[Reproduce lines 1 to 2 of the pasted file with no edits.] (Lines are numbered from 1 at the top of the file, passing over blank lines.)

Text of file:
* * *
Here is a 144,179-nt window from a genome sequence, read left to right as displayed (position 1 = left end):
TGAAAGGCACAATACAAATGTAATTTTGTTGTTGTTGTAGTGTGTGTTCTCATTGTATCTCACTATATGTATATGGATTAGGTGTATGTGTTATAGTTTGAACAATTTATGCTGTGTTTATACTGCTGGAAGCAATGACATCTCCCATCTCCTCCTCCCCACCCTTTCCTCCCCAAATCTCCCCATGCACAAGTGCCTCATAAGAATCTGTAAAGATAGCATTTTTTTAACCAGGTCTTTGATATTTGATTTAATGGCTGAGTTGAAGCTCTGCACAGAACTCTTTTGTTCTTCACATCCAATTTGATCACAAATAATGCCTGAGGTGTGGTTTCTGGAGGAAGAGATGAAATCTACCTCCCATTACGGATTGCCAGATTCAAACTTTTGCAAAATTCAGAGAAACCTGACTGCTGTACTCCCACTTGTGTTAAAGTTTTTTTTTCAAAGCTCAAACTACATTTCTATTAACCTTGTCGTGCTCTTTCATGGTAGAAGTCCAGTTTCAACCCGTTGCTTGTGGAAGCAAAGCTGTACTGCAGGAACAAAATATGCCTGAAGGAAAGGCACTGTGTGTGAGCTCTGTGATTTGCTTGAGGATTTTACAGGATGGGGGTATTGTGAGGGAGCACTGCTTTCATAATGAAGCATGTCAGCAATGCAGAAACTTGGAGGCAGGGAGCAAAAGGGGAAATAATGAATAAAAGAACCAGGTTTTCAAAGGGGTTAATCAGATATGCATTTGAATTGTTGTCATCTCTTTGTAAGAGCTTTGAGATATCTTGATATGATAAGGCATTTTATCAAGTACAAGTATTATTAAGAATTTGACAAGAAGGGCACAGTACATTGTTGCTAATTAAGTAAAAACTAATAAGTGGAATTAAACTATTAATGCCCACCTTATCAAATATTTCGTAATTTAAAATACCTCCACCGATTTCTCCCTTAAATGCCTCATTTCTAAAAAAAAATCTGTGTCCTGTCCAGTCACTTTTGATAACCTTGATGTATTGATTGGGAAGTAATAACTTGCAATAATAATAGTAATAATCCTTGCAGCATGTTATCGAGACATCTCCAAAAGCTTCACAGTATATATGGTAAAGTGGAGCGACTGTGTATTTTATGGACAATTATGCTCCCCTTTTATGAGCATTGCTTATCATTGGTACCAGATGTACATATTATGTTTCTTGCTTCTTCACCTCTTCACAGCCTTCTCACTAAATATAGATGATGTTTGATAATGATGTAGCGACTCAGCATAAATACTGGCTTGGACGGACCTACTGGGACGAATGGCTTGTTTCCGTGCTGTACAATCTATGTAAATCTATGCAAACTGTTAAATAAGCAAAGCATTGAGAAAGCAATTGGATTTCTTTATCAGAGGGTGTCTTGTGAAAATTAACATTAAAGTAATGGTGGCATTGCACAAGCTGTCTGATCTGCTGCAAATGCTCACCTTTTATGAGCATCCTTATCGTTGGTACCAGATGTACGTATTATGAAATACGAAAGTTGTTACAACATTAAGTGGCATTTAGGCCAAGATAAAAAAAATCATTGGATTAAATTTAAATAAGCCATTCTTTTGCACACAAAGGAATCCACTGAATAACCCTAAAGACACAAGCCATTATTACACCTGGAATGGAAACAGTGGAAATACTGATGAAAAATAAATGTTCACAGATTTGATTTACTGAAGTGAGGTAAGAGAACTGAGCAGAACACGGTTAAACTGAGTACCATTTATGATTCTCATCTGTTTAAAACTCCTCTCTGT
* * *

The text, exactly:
Here is a 144,179-nt window from a genome sequence, read left to right as displayed (position 1 = left end):
TGAAAGGCACAATACAAATGTAATTTTGTTGTTGTTGTAGTGTGTGTTCTCATTGTATCTCACTATATGTATATGGATTAGGTGTATGTGTTATAGTTTGAACAATTTATGCTGTGTTTATACTGCTGGAAGCAATGACATCTCCCATCTCCTCCTCCCCACCCTTTCCTCCCCAAATCTCCCCATGCACAAGTGCCTCATAAGAATCTGTAAAGATAGCATTTTTTTAACCAGGTCTTTGATATTTGATTTAATGGCTGAGTTGAAGCTCTGCACAGAACTCTTTTGTTCTTCACATCCAATTTGATCACAAATAATGCCTGAGGTGTGGTTTCTGGAGGAAGAGATGAAATCTACCTCCCATTACGGATTGCCAGATTCAAACTTTTGCAAAATTCAGAGAAACCTGACTGCTGTACTCCCACTTGTGTTAAAGTTTTTTTTTCAAAGCTCAAACTACATTTCTATTAACCTTGTCGTGCTCTTTCATGGTAGAAGTCCAGTTTCAACCCGTTGCTTGTGGAAGCAAAGCTGTACTGCAGGAACAAAATATGCCTGAAGGAAAGGCACTGTGTGTGAGCTCTGTGATTTGCTTGAGGATTTTACAGGATGGGGGTATTGTGAGGGAGCACTGCTTTCATAATGAAGCATGTCAGCAATGCAGAAACTTGGAGGCAGGGAGCAAAAGGGGAAATAATGAATAAAAGAACCAGGTTTTCAAAGGGGTTAATCAGATATGCATTTGAATTGTTGTCATCTCTTTGTAAGAGCTTTGAGATATCTTGATATGATAAGGCATTTTATCAAGTACAAGTATTATTAAGAATTTGACAAGAAGGGCACAGTACATTGTTGCTAATTAAGTAAAAACTAATAAGTGGAATTAAACTATTAATGCCCACCTTATCAAATATTTCGTAATTTAAAATACCTCCACCGATTTCTCCCTTAAATGCCTCATTTCTAAAAAAAAATCTGTGTCCTGTCCAGTCACTTTTGATAACCTTGATGTATTGATTGGGAAGTAATAACTTGCAATAATAATAGTAATAATCCTTGCAGCATGTTATCGAGACATCTCCAAAAGCTTCACAGTATATATGGTAAAGTGGAGCGACTGTGTATTTTATGGACAATTATGCTCCCCTTTTATGAGCATTGCTTATCATTGGTACCAGATGTACATATTATGTTTCTTGCTTCTTCACCTCTTCACAGCCTTCTCACTAAATATAGATGATGTTTGATAATGATGTAGCGACTCAGCATAAATACTGGCTTGGACGGACCTACTGGGACGAATGGCTTGTTTCCGTGCTGTACAATCTATGTAAATCTATGCAAACTGTTAAATAAGCAAAGCATTGAGAAAGCAATTGGATTTCTTTATCAGAGGGTGTCTTGTGAAAATTAACATTAAAGTAATGGTGGCATTGCACAAGCTGTCTGATCTGCTGCAAATGCTCACCTTTTATGAGCATCCTTATCGTTGGTACCAGATGTACGTATTATGAAATACGAAAGTTGTTACAACATTAAGTGGCATTTAGGCCAAGATAAAAAAAATCATTGGATTAAATTTAAATAAGCCATTCTTTTGCACACAAAGGAATCCACTGAATAACCCTAAAGACACAAGCCATTATTACACCTGGAATGGAAACAGTGGAAATACTGATGAAAAATAAATGTTCACAGATTTGATTTACTGAAGTGAGGTAAGAGAACTGAGCAGAACACGGTTAAACTGAGTACCATTTATGATTCTCATCTGTTTAAAACTCCTCTCTGT